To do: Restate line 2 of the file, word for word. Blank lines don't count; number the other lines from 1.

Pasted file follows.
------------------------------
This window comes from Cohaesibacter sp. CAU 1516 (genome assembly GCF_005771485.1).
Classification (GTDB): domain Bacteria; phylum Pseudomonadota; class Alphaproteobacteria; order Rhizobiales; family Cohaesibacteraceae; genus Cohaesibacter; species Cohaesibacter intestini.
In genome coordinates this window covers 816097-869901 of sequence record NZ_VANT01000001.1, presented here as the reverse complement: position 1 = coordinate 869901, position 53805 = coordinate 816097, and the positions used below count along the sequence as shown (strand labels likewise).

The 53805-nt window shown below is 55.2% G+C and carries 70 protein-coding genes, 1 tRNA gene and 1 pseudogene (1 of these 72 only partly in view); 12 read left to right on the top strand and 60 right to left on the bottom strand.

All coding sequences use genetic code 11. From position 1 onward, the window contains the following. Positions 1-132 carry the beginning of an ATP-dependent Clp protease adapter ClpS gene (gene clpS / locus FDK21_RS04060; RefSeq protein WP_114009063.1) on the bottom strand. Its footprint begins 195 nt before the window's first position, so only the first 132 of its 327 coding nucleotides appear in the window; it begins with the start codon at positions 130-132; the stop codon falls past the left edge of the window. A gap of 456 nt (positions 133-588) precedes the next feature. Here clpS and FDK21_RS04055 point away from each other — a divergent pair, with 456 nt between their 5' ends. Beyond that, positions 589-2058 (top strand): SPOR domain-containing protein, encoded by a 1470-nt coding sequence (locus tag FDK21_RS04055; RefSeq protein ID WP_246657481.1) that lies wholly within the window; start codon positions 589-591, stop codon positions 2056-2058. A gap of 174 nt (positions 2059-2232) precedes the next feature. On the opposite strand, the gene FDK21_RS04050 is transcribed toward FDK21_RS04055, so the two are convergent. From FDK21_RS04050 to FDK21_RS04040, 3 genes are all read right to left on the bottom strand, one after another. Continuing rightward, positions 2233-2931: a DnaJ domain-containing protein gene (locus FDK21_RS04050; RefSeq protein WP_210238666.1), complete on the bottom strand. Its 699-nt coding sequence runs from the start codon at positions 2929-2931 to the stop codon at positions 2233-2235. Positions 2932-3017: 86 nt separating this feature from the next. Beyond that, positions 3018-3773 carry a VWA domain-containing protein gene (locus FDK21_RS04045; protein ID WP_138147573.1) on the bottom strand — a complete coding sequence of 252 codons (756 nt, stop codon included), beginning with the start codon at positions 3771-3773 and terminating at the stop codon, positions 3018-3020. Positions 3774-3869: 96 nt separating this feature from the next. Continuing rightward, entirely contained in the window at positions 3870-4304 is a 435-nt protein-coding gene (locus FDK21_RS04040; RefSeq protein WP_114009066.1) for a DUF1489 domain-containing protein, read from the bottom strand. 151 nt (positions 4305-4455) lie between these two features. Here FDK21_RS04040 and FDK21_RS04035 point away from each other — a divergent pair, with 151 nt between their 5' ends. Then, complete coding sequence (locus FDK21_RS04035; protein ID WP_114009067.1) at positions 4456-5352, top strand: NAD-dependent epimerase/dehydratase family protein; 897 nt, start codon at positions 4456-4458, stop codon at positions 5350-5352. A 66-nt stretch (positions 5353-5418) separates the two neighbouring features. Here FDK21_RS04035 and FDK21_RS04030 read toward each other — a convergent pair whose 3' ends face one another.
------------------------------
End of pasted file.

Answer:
Classification (GTDB): domain Bacteria; phylum Pseudomonadota; class Alphaproteobacteria; order Rhizobiales; family Cohaesibacteraceae; genus Cohaesibacter; species Cohaesibacter intestini.